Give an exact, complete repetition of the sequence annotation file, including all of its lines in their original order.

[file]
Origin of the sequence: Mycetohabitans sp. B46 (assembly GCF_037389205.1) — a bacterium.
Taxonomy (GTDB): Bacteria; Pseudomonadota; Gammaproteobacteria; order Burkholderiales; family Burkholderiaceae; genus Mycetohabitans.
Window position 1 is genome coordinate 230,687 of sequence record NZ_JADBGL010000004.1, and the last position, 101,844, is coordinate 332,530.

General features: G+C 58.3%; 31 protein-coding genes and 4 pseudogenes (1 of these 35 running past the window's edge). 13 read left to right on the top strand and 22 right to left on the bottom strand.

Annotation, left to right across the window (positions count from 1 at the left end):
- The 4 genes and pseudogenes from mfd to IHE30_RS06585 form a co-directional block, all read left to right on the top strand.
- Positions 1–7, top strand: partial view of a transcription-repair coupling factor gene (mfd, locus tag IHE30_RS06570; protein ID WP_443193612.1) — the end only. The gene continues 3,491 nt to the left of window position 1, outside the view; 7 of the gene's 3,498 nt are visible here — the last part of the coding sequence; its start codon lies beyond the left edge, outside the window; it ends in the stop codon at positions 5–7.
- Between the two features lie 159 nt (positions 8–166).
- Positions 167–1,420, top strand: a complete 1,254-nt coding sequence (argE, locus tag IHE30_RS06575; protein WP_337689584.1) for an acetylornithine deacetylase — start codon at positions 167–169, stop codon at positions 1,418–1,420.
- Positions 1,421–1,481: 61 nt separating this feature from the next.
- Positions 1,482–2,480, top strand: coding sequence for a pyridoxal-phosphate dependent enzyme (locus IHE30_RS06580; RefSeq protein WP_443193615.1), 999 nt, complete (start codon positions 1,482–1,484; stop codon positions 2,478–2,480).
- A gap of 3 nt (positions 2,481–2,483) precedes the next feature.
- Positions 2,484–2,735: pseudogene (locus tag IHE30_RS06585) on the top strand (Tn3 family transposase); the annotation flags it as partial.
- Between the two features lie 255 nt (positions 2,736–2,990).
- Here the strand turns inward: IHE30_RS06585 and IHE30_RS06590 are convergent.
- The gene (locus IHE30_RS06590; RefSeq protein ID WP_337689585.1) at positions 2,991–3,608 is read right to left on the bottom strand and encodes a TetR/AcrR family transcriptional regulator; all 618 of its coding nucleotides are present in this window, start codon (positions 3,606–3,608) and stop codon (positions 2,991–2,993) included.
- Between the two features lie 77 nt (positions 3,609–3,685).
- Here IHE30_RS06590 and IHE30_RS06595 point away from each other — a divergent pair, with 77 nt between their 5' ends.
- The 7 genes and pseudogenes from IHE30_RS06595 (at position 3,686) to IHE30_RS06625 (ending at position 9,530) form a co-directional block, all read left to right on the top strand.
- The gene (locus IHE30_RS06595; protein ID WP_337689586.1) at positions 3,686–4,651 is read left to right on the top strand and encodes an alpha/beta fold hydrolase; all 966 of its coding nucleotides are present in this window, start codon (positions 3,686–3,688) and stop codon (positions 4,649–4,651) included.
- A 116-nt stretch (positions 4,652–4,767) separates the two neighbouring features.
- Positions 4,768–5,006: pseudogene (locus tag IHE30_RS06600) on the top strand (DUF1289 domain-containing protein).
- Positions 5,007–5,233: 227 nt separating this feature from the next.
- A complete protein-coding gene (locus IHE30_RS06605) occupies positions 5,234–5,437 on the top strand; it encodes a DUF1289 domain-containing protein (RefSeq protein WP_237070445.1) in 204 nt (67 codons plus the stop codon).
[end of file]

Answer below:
Origin of the sequence: Mycetohabitans sp. B46 (assembly GCF_037389205.1) — a bacterium.
Taxonomy (GTDB): Bacteria; Pseudomonadota; Gammaproteobacteria; order Burkholderiales; family Burkholderiaceae; genus Mycetohabitans.
Window position 1 is genome coordinate 230,687 of sequence record NZ_JADBGL010000004.1, and the last position, 101,844, is coordinate 332,530.

General features: G+C 58.3%; 31 protein-coding genes and 4 pseudogenes (1 of these 35 running past the window's edge). 13 read left to right on the top strand and 22 right to left on the bottom strand.

Annotation, left to right across the window (positions count from 1 at the left end):
- The 4 genes and pseudogenes from mfd to IHE30_RS06585 form a co-directional block, all read left to right on the top strand.
- Positions 1–7, top strand: partial view of a transcription-repair coupling factor gene (mfd, locus tag IHE30_RS06570; protein ID WP_443193612.1) — the end only. The gene continues 3,491 nt to the left of window position 1, outside the view; 7 of the gene's 3,498 nt are visible here — the last part of the coding sequence; its start codon lies beyond the left edge, outside the window; it ends in the stop codon at positions 5–7.
- Between the two features lie 159 nt (positions 8–166).
- Positions 167–1,420, top strand: a complete 1,254-nt coding sequence (argE, locus tag IHE30_RS06575; protein WP_337689584.1) for an acetylornithine deacetylase — start codon at positions 167–169, stop codon at positions 1,418–1,420.
- Positions 1,421–1,481: 61 nt separating this feature from the next.
- Positions 1,482–2,480, top strand: coding sequence for a pyridoxal-phosphate dependent enzyme (locus IHE30_RS06580; RefSeq protein WP_443193615.1), 999 nt, complete (start codon positions 1,482–1,484; stop codon positions 2,478–2,480).
- A gap of 3 nt (positions 2,481–2,483) precedes the next feature.
- Positions 2,484–2,735: pseudogene (locus tag IHE30_RS06585) on the top strand (Tn3 family transposase); the annotation flags it as partial.
- Between the two features lie 255 nt (positions 2,736–2,990).
- Here the strand turns inward: IHE30_RS06585 and IHE30_RS06590 are convergent.
- The gene (locus IHE30_RS06590; RefSeq protein ID WP_337689585.1) at positions 2,991–3,608 is read right to left on the bottom strand and encodes a TetR/AcrR family transcriptional regulator; all 618 of its coding nucleotides are present in this window, start codon (positions 3,606–3,608) and stop codon (positions 2,991–2,993) included.
- Between the two features lie 77 nt (positions 3,609–3,685).
- Here IHE30_RS06590 and IHE30_RS06595 point away from each other — a divergent pair, with 77 nt between their 5' ends.
- The 7 genes and pseudogenes from IHE30_RS06595 (at position 3,686) to IHE30_RS06625 (ending at position 9,530) form a co-directional block, all read left to right on the top strand.
- The gene (locus IHE30_RS06595; protein ID WP_337689586.1) at positions 3,686–4,651 is read left to right on the top strand and encodes an alpha/beta fold hydrolase; all 966 of its coding nucleotides are present in this window, start codon (positions 3,686–3,688) and stop codon (positions 4,649–4,651) included.
- A 116-nt stretch (positions 4,652–4,767) separates the two neighbouring features.
- Positions 4,768–5,006: pseudogene (locus tag IHE30_RS06600) on the top strand (DUF1289 domain-containing protein).
- Positions 5,007–5,233: 227 nt separating this feature from the next.
- A complete protein-coding gene (locus IHE30_RS06605) occupies positions 5,234–5,437 on the top strand; it encodes a DUF1289 domain-containing protein (RefSeq protein WP_237070445.1) in 204 nt (67 codons plus the stop codon).